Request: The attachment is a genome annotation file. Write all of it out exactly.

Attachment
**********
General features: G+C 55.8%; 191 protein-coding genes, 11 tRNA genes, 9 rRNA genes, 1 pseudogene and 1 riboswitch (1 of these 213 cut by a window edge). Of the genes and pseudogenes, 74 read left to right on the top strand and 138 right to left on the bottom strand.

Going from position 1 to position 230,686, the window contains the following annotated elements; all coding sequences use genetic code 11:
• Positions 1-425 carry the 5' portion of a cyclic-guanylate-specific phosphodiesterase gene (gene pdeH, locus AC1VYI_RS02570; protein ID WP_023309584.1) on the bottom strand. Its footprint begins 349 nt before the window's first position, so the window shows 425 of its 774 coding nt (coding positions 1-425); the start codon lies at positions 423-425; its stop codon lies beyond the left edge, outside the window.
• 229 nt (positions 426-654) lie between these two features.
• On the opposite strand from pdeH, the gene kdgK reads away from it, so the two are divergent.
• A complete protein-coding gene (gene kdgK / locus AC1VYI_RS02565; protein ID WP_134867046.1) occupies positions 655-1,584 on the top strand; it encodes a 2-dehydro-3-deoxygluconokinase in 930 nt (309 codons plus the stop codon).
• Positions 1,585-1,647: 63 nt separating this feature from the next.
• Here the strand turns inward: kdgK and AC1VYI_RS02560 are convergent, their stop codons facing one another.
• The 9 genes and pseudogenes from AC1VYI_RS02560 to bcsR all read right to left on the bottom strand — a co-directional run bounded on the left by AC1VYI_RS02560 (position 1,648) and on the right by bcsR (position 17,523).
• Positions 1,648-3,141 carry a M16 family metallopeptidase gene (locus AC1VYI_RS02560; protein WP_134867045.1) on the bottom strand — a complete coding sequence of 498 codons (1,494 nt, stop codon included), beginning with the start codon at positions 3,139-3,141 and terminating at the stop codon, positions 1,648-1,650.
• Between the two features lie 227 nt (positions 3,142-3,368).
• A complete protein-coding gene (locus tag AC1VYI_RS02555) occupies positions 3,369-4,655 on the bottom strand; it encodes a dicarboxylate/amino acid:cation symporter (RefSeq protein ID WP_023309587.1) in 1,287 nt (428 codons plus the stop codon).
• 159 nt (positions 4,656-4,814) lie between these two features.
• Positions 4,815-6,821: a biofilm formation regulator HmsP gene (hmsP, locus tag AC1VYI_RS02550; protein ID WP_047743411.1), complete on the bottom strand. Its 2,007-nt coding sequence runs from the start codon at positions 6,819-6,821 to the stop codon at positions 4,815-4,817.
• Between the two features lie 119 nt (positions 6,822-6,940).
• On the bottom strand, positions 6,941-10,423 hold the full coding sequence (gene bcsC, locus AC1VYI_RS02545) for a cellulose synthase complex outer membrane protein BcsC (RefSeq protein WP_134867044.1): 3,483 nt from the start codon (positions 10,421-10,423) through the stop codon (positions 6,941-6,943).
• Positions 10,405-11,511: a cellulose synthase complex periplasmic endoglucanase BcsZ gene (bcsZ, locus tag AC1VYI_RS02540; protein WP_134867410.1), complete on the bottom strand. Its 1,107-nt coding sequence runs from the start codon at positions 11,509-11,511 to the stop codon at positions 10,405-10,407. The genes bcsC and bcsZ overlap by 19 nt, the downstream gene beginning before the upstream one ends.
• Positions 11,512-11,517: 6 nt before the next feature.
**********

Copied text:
General features: G+C 55.8%; 191 protein-coding genes, 11 tRNA genes, 9 rRNA genes, 1 pseudogene and 1 riboswitch (1 of these 213 cut by a window edge). Of the genes and pseudogenes, 74 read left to right on the top strand and 138 right to left on the bottom strand.

Going from position 1 to position 230,686, the window contains the following annotated elements; all coding sequences use genetic code 11:
• Positions 1-425 carry the 5' portion of a cyclic-guanylate-specific phosphodiesterase gene (gene pdeH, locus AC1VYI_RS02570; protein ID WP_023309584.1) on the bottom strand. Its footprint begins 349 nt before the window's first position, so the window shows 425 of its 774 coding nt (coding positions 1-425); the start codon lies at positions 423-425; its stop codon lies beyond the left edge, outside the window.
• 229 nt (positions 426-654) lie between these two features.
• On the opposite strand from pdeH, the gene kdgK reads away from it, so the two are divergent.
• A complete protein-coding gene (gene kdgK / locus AC1VYI_RS02565; protein ID WP_134867046.1) occupies positions 655-1,584 on the top strand; it encodes a 2-dehydro-3-deoxygluconokinase in 930 nt (309 codons plus the stop codon).
• Positions 1,585-1,647: 63 nt separating this feature from the next.
• Here the strand turns inward: kdgK and AC1VYI_RS02560 are convergent, their stop codons facing one another.
• The 9 genes and pseudogenes from AC1VYI_RS02560 to bcsR all read right to left on the bottom strand — a co-directional run bounded on the left by AC1VYI_RS02560 (position 1,648) and on the right by bcsR (position 17,523).
• Positions 1,648-3,141 carry a M16 family metallopeptidase gene (locus AC1VYI_RS02560; protein WP_134867045.1) on the bottom strand — a complete coding sequence of 498 codons (1,494 nt, stop codon included), beginning with the start codon at positions 3,139-3,141 and terminating at the stop codon, positions 1,648-1,650.
• Between the two features lie 227 nt (positions 3,142-3,368).
• A complete protein-coding gene (locus tag AC1VYI_RS02555) occupies positions 3,369-4,655 on the bottom strand; it encodes a dicarboxylate/amino acid:cation symporter (RefSeq protein ID WP_023309587.1) in 1,287 nt (428 codons plus the stop codon).
• 159 nt (positions 4,656-4,814) lie between these two features.
• Positions 4,815-6,821: a biofilm formation regulator HmsP gene (hmsP, locus tag AC1VYI_RS02550; protein ID WP_047743411.1), complete on the bottom strand. Its 2,007-nt coding sequence runs from the start codon at positions 6,819-6,821 to the stop codon at positions 4,815-4,817.
• Between the two features lie 119 nt (positions 6,822-6,940).
• On the bottom strand, positions 6,941-10,423 hold the full coding sequence (gene bcsC, locus AC1VYI_RS02545) for a cellulose synthase complex outer membrane protein BcsC (RefSeq protein WP_134867044.1): 3,483 nt from the start codon (positions 10,421-10,423) through the stop codon (positions 6,941-6,943).
• Positions 10,405-11,511: a cellulose synthase complex periplasmic endoglucanase BcsZ gene (bcsZ, locus tag AC1VYI_RS02540; protein WP_134867410.1), complete on the bottom strand. Its 1,107-nt coding sequence runs from the start codon at positions 11,509-11,511 to the stop codon at positions 10,405-10,407. The genes bcsC and bcsZ overlap by 19 nt, the downstream gene beginning before the upstream one ends.
• Positions 11,512-11,517: 6 nt before the next feature.